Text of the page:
Domestic building insurance covers building owners for costs incurred in rectifying structural defects for up to six years and non-structural defects for up to two years to a maximum of $300,000 in the event a builder dies, disappears or becomes insolvent. This form of insurance must be provided by a builder when the cost of building work is more than $16,000 (including labour and material costs).1

The establishment of this obligation is indeed a cornerstone of the Domestic Building Contracts Act 1995 (Vic)2, and is further entrenched in the builder-owner relationship by the requirement that a builder must not enter into a major domestic building contract unless the contract sets out among other things the details of the required insurance3.

But what happens when a builder fails to obtain domestic building insurance, even though the contract purportedly sets out the details of the intended cover? Section 18(1) Australian Consumer Law provides "a person must not, in trade or commerce, engage in conduct that is misleading or deceptive or is likely to mislead or deceive". Can a building owner maintain the director of the builder has engaged in misleading or deceptive conduct in such circumstances?

This issue arose in a decision recently handed down by the Victorian Civil and Administrative Tribunal.4 The dispute consisted of a series of claims brought by the applicants/owners against a number of individuals and companies allegedly involved in the construction of three townhouses in Mitcham.5 Briefly, the relevant facts were:

  1. In 2012, the applicants engaged the first builder to construct three townhouses.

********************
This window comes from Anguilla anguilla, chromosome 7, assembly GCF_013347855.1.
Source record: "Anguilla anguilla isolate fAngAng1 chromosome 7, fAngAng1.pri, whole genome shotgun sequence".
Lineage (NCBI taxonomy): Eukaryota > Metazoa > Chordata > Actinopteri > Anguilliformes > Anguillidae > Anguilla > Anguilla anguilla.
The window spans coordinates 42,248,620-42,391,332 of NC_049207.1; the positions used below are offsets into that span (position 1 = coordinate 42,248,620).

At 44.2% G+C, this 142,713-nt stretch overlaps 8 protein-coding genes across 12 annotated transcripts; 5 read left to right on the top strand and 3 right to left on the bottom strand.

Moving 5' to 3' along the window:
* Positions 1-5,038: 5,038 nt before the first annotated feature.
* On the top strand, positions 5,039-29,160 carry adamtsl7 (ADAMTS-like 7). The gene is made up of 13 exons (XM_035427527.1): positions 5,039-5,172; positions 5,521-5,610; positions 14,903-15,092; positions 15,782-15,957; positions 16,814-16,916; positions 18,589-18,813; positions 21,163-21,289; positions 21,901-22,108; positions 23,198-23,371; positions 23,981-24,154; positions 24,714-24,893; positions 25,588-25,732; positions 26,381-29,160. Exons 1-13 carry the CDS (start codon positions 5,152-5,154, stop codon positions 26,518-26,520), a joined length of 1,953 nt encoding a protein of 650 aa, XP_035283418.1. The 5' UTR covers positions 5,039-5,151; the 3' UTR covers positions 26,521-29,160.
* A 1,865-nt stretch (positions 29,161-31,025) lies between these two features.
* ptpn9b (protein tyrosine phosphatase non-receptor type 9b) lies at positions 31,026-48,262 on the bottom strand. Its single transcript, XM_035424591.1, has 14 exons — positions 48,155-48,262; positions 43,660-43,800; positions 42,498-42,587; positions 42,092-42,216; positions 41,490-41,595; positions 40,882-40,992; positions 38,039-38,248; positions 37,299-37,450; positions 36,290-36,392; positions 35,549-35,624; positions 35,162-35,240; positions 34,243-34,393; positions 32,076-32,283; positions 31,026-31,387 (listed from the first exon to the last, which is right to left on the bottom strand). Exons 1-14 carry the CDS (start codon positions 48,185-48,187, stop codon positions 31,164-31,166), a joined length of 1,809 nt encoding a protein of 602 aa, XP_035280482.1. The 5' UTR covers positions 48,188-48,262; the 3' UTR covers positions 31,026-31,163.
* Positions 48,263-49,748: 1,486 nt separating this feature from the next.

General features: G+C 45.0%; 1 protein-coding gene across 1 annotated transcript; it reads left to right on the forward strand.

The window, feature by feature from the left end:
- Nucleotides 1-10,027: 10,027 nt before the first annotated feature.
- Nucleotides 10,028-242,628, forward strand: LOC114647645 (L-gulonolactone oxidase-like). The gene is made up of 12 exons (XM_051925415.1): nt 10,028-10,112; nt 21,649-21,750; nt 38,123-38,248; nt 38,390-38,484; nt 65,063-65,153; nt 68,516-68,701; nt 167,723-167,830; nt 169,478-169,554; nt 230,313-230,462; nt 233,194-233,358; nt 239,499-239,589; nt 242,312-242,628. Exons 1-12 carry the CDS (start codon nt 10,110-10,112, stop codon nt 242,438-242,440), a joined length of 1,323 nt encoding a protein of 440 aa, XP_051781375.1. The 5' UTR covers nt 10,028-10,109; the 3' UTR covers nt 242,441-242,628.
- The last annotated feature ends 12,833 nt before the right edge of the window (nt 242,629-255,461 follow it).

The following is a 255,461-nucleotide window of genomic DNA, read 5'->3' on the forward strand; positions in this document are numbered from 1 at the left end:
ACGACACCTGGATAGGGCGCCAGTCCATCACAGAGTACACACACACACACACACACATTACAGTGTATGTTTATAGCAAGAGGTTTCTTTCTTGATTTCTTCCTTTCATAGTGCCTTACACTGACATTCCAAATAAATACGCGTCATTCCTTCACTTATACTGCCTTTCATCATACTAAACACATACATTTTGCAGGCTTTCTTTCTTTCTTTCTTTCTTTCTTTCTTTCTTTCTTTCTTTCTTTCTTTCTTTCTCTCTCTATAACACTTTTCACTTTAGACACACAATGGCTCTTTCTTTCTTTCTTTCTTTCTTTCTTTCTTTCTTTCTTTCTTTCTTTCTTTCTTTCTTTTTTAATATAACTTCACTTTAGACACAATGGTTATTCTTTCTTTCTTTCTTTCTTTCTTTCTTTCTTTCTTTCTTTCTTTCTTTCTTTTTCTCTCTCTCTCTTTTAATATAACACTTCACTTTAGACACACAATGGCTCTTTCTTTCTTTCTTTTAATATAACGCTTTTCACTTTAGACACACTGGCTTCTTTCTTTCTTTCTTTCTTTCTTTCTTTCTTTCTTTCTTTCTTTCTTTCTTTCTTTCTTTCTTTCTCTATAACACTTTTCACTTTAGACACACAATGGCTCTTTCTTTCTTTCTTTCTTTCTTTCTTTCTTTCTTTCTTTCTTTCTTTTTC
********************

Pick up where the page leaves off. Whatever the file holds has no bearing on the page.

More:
2. By 2015, a dispute had arisen between the applicants and the first builder.
  3. The applicants subsequently entered into a second building contract with a second builder to complete the construction of the units.
  4. The first builder went into liquidation on 23 December 2015, and the second builder was deregistered on 14 August 2016. Despite this, building works continued until about May 2017, at which time, according to the applicants, works were abandoned uncompleted.
  5. The applicants were indemnified under the domestic building insurance policy with the first builder, but the insurer denied indemnity for the works carried out by the second builder on the grounds that no policy had been issued for those works.
  6. The applicants alleged among other things that the director of the second builder made a representation in the building contract that there was or would be domestic building warranty insurance in place with QBE Insurance (Australia) Ltd, that no such policy in fact existed, and that the director had therefore engaged in misleading or deceptive conduct, as a result of which the applicants had suffered loss and damage.

The applicants' claim against the director failed. The Tribunal observed that the applicants needed to do more in order to prove the necessary elements of the claim.6

Firstly, the Tribunal was not satisfied the representation had been made by the director personally. The alleged representation was in writing in the building contract, but the director was not a party to the contract, and the applicants led no evidence that the director had made the representation in his personal capacity. The director did not send the building contract to the applicants, and was not present at the time it was signed.7